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The role of the generally unrecognised microprey source as food for larval fish in the Irish Sea
de Figueiredo, G.M.; Nash, R.D.M.; Montagnes, D.J.S. (2005). The role of the generally unrecognised microprey source as food for larval fish in the Irish Sea. Mar. Biol. (Berl.) 148(2): 395-404. hdl.handle.net/10.1007/s00227-005-0088-0
In: Marine Biology. Springer: Heidelberg; Berlin. ISSN 0025-3162, more
Peer reviewed article  

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Keyword
    Marine

Authors  Top 
  • de Figueiredo, G.M.
  • Nash, R.D.M.
  • Montagnes, D.J.S.

Abstract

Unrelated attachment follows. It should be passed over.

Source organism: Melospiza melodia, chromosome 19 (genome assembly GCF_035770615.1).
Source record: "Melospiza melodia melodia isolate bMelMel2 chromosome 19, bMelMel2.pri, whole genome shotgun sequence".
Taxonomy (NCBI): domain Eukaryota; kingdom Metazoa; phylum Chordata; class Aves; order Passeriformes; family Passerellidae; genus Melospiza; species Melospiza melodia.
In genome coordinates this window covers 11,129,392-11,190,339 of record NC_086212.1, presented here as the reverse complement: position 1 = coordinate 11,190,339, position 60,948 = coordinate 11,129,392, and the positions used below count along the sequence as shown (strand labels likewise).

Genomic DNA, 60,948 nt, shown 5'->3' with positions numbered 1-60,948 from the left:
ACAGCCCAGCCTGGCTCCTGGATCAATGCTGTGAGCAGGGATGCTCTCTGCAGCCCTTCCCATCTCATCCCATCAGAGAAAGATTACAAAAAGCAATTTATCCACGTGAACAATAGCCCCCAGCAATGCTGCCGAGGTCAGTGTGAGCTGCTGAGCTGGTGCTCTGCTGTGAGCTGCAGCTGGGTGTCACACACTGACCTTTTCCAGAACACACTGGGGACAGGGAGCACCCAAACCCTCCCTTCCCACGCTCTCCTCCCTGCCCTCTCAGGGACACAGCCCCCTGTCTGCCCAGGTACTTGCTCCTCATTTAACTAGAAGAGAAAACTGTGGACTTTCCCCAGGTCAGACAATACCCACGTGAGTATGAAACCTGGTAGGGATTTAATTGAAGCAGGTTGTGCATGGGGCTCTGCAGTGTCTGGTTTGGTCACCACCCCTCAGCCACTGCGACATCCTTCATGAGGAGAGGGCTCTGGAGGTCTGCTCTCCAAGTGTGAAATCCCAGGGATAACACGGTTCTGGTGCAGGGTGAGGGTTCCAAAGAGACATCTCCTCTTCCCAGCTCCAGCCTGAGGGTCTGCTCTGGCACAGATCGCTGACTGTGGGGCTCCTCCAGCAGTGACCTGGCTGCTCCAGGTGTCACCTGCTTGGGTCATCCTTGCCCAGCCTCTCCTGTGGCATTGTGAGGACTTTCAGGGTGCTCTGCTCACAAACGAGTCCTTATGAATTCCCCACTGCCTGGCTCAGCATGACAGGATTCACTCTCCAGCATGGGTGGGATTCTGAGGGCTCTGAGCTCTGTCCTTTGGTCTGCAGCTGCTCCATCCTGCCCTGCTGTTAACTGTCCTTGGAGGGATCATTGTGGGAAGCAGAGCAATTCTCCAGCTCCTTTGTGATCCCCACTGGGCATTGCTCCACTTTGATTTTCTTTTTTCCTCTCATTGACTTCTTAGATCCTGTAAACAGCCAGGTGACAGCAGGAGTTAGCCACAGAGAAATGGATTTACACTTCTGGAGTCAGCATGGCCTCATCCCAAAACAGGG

Few studies have studied the food supply to larval fish in the Irish Sea; thus, we have assessed the full prey-field available to larval fish, ranging from protozoa to copepods. Specifically we assessed if fish larvae feed on protozoa, as suggested by others, and if densities of the protozoa and the appropriate size of metazoan prey were previously underestimated. By examining the gutcontents of fish larvae, the prey available to them, and the potential accessibility of prey to fish, we develop a simple food web, presented as a box-model. By doing so, we indicate that the lack of focus on small metazoa and protozoa has underestimated the food available to fish larvae; without these, we might have concluded that prey levels were too low to support the growth of the larval fish assemblage. Our methods were as follows. Sampling was at two sites, off the Isle of Man, with distinct physical and biological structures, soon after fish spawning: the southwest coast, where many species occur in spring-summer (23 April; 6, 19 May; 1, 22 June; 12 July) and the east coast, where only herring larvae occur in September–November (12, 28 October). Microplankton (15–200 µm), mesozooplankton, and larval fish were collected at 1, 15, and 25 m: microplankton with 1.5 L bottles and a 64 µm-mesh net; mesozooplankton and larval fish with a Gulf VII high-speed sampler (280 µm mesh). The 64 µm mesh net, mounted on the Gulf VII, provided simultaneous hauls. Fixed samples were evaluated to determine species composition, abundance, and biomass. Larval fish diet was determined from fish collected by short net hauls: fixed guts were examined and prey, including protozoa, analysed. Using physical data as a guide, plankton data were integrated through the water column to determine standing stocks. Size-based food availability to larval fish was estimated from the gut contents. The role of protozoa was examined, assuming that they are digested at the same rate as metazoan and if they are digested 2.5–10 times faster; increased digestion rates indicated that they contributed substantially to the larval fish diet.

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